At the same time, these are complicated stories. Very often it requires engagement with management teams, with boards on how that transition is going to be accomplished. We have to put pressure on and sometimes we have to financially support these initiatives. For that reason and for that added complication, the valuations tend to be more attractive. Therefore, what we accomplish in these investments is, of course, doing significant good for the environment when it all plays out the way we'd like it to, while at the same time capitalising on the valuation rerating, that is typically accompanying these kinds of stories.
I’d also throw one more element into the mix, and that is transition fuels. We hear a lot about hydrogen as an ultimate fuel source. However, there are transition fuels such as natural gas which are very important that can take an intermediate step in displacing coal-fired power and coal-fired heat in certain countries where renewables and cleaner forms of electricity generation aren't yet available. That's another very interesting opportunity. Again, not obvious, and therefore with some very interesting valuations attached to it.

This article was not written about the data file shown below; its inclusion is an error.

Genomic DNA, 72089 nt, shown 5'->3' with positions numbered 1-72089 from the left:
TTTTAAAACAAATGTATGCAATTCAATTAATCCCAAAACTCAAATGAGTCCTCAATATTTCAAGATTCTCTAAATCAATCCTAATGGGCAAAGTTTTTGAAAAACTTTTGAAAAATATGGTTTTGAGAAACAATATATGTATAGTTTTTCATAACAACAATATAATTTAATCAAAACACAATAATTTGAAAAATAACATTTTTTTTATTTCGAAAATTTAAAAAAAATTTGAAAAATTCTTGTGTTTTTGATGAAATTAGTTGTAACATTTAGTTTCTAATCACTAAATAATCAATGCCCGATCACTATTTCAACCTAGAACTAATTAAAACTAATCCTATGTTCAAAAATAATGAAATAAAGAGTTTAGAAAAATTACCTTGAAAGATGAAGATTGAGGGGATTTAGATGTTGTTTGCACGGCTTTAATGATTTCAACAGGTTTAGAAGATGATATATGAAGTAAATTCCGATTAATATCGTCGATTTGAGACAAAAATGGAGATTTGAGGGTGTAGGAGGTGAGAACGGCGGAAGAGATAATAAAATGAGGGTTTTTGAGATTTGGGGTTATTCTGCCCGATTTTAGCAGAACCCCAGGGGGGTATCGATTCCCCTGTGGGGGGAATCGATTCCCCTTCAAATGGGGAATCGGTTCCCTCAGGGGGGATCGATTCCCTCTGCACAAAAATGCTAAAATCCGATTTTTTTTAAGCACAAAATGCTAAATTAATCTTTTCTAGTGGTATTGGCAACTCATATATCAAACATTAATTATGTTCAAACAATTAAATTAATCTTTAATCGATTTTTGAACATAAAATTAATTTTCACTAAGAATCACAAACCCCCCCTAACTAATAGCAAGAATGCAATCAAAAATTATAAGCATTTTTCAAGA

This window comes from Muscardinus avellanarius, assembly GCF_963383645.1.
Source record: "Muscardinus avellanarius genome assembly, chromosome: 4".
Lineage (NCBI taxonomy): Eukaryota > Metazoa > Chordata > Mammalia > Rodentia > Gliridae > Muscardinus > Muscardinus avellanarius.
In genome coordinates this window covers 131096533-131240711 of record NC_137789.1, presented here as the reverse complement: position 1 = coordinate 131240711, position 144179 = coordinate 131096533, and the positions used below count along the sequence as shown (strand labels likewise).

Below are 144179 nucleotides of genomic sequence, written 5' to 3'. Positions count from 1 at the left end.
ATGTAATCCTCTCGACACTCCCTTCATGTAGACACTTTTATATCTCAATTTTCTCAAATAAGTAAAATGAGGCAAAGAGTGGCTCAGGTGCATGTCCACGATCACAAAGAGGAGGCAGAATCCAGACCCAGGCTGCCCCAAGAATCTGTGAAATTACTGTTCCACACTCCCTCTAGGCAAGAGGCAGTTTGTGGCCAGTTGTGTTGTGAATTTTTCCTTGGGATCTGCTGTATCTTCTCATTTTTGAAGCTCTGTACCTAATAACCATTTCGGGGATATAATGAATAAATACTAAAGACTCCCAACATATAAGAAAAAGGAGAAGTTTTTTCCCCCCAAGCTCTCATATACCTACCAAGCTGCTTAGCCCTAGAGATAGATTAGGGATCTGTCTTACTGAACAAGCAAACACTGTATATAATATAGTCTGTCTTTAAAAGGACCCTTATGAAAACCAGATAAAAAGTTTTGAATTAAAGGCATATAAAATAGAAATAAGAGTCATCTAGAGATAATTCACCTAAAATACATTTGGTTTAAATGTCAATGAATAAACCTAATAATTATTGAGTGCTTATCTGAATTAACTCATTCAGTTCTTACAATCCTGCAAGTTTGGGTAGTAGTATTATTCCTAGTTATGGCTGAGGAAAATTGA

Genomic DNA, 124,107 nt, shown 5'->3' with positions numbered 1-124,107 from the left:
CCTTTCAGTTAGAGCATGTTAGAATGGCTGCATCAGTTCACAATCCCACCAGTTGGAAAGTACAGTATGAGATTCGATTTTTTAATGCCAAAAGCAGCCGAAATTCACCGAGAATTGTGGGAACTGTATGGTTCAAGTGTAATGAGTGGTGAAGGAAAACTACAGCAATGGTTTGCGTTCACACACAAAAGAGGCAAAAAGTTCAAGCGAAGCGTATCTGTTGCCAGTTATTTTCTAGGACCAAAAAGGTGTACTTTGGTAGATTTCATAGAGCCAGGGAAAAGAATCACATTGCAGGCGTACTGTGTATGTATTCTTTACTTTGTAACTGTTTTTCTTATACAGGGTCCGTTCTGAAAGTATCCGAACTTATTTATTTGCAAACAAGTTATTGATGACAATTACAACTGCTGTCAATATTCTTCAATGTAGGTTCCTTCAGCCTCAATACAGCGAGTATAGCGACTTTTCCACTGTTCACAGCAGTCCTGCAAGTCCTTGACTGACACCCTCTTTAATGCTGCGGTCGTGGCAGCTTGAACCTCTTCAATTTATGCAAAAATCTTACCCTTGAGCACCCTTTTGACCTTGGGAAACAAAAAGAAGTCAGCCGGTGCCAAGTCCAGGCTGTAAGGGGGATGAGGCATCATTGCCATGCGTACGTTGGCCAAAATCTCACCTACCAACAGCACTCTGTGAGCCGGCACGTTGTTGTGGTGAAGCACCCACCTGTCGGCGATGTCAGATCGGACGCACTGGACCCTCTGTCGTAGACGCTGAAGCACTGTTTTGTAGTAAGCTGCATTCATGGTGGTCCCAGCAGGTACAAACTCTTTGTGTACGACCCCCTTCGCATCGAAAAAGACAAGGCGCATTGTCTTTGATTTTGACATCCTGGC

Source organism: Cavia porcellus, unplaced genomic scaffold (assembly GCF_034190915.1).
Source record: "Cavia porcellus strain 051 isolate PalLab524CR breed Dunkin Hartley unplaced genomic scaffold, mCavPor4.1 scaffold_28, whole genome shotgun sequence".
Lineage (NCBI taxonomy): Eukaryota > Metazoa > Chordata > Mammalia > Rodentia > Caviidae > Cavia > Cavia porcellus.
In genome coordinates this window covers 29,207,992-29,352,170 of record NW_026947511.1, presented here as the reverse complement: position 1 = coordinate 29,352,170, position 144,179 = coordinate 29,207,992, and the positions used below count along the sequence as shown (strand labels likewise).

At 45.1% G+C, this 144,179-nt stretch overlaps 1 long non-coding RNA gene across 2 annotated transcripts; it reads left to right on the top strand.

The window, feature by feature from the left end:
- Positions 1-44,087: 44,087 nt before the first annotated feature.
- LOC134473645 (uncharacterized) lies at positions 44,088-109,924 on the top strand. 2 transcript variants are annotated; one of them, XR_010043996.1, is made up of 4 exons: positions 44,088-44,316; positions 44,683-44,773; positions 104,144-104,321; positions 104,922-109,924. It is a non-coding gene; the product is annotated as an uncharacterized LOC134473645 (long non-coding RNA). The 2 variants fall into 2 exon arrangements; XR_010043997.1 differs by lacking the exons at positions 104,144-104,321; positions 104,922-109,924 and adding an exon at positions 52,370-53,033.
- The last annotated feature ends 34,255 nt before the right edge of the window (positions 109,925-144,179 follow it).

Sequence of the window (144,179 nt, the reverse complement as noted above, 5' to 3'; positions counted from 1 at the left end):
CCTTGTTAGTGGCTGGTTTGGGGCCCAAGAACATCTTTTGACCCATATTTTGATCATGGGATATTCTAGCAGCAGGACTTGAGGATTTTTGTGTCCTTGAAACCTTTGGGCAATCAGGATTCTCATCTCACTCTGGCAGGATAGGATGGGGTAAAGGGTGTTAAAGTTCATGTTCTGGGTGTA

AA: There are probably three specific areas I’d highlight here.
Firstly, is our focus on growth, but more specifically on dividend growth that we seek to extract from the businesses that we're invested in. The Global Listed Infrastructure strategy has an objective to grow the income to our unitholders every year in base currency terms, which for most of our audience would be sterling. This is achieved by way of growing dividends of course, and you can only grow your dividends as a business if you've got the kinds of assets and growth opportunities that can drive higher and higher cash flows. It’s very simple.
Rather than being more of a defensive-type of strategy, which is the traditional approach in the infrastructure world, we're focused on the long term, consistent, reliable growth and cash flows and therefore dividends from the businesses that we invest in.